This is an interesting little snipit about the transactions involved behind a spam advertised product.  The thought that comes to mind is the similarity to the drop-shipping model that has proliferated on ebay and other online auction sites.  The funniest thing is that every time some politician smiles brightly and talks about the wonders of free trade and the global ecconomy... this is actually what it means.  Not that I am being critical. This is a healthy thing.  It's the organisational structures that are not yet in place to regulate this sort of thing.

Its actually even funnier when you read about all the arguments and counter arguments about online music piracy and the arguments about how the old economic model is dead and how the music companies need to evolve etc etc. The thing that everyone forgets is that every economic transaction will evolve in a similar way.  EVERYTHING!  Any product our grandparents could purchase from a shop can now be delivered across the internet.  Very soon any service short of those requiring specialist equipment or personal contact will be able to be partially or completely delivered via the internet.

If you think the flight of jobs to cheap labor sources has been rapid up till now... just you wait.  For every new country that gets good, universal connection to the internet, we will have another round of movement of jobs and infrastructure in to exploit the unemployed for cheap labour and the wealthy for customers.

The long game in all this is that the internet will provide a degree of leveling, in that wealth and employment will flow to countries with cheap labor and low employment conditions while wealthy countries where labor costs are high will be drained of both employment and capital. 

This has been happening for the past few decades, so this is not exactly rocket science.  The point that I find eternally amusing is how little the political machinery wants to accept this reality.  Politicians are the last to change.  The absolute last to accept that that status quo in not maintainable.  Simply because they are only in their position by promosing to maintain the status quo ( or return to a previous idyllic status quo that the population of voters remembers fondly ( see Russia for an example of that particular issue))  But as much as I can point at Russia... I think they are just the leading edge. Half of western Europe is going through economic collapse at the moment, so they should probably be looking at Russia for guidance rather than treating Russia as some kind of "never happen here" case.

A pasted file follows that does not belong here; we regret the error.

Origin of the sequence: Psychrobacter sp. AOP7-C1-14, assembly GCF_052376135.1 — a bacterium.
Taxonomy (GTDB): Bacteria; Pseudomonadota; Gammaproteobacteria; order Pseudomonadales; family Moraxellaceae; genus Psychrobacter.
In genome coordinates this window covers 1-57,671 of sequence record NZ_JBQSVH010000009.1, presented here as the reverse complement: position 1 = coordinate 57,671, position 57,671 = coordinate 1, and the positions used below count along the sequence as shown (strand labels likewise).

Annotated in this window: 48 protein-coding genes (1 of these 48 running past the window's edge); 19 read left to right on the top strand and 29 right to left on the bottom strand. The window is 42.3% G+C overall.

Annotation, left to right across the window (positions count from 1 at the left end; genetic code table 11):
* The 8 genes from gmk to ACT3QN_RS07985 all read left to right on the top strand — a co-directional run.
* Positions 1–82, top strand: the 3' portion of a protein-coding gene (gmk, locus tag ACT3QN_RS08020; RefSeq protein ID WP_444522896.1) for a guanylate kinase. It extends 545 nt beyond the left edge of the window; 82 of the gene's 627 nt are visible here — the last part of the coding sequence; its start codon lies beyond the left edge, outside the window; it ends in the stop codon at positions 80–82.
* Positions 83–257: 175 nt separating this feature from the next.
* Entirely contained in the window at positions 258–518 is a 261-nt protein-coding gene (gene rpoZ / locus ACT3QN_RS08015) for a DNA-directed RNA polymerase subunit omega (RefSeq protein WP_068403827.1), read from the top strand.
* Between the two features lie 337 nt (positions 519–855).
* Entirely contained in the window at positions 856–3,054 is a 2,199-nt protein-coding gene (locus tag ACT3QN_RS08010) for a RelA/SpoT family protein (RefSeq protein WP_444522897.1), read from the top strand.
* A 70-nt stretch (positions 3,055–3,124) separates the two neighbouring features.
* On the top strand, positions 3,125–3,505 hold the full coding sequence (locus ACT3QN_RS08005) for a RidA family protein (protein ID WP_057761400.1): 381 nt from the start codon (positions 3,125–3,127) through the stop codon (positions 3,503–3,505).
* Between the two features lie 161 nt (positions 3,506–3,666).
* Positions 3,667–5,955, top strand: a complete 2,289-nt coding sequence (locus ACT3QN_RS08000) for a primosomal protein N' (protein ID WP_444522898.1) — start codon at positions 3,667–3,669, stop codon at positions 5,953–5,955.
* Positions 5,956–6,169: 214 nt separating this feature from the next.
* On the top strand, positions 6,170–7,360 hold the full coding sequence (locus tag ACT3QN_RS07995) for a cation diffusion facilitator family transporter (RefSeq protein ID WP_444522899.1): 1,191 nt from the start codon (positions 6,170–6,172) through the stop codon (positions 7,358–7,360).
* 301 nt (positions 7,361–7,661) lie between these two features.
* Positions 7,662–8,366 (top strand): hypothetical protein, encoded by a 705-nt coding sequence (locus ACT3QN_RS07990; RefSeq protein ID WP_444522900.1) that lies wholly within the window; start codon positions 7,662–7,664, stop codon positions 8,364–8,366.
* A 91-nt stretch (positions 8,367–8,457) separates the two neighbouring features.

But politicians being politicians, they all want to pretend that some how they can roll back to a better time.  Just like the climate debate, "we can undo the damage" just tax carbon etc etc.  Bullshit.  There is no going back.   We can certainly tax carbon but that will just create a carbon market. If it has an incidental effect on the amount of greenhouse gas... well that's nice too.

The point is that the Internet is a transformative technology for everything, wealth, culture, community, politics, technology etc. simply because it has expanded everyones ability to access all of the above.

Are there down sides... you betcha.

Monday, May 23, 2011

Skeleton CSS base system


Handy toolkit for building mobile friendly apps quickly.  Very nice.

Thursday, May 19, 2011


Article on problems with large data sets in research.

Flaws in data anonomyzing


Article on some rules for dealing with public data sets and the problems with the idea of "anonymous"  in data sets.

Wednesday, May 18, 2011

nanolaw fiction


This is a nice piece of speculative fiction.  Short, sweet... bit rough in the finish.  It looks at the intersection between the online micropayments model and the American legal model and how that may play out in a connected world in the near future.

Tuesday, May 17, 2011

Rant on Exception Handling Strategy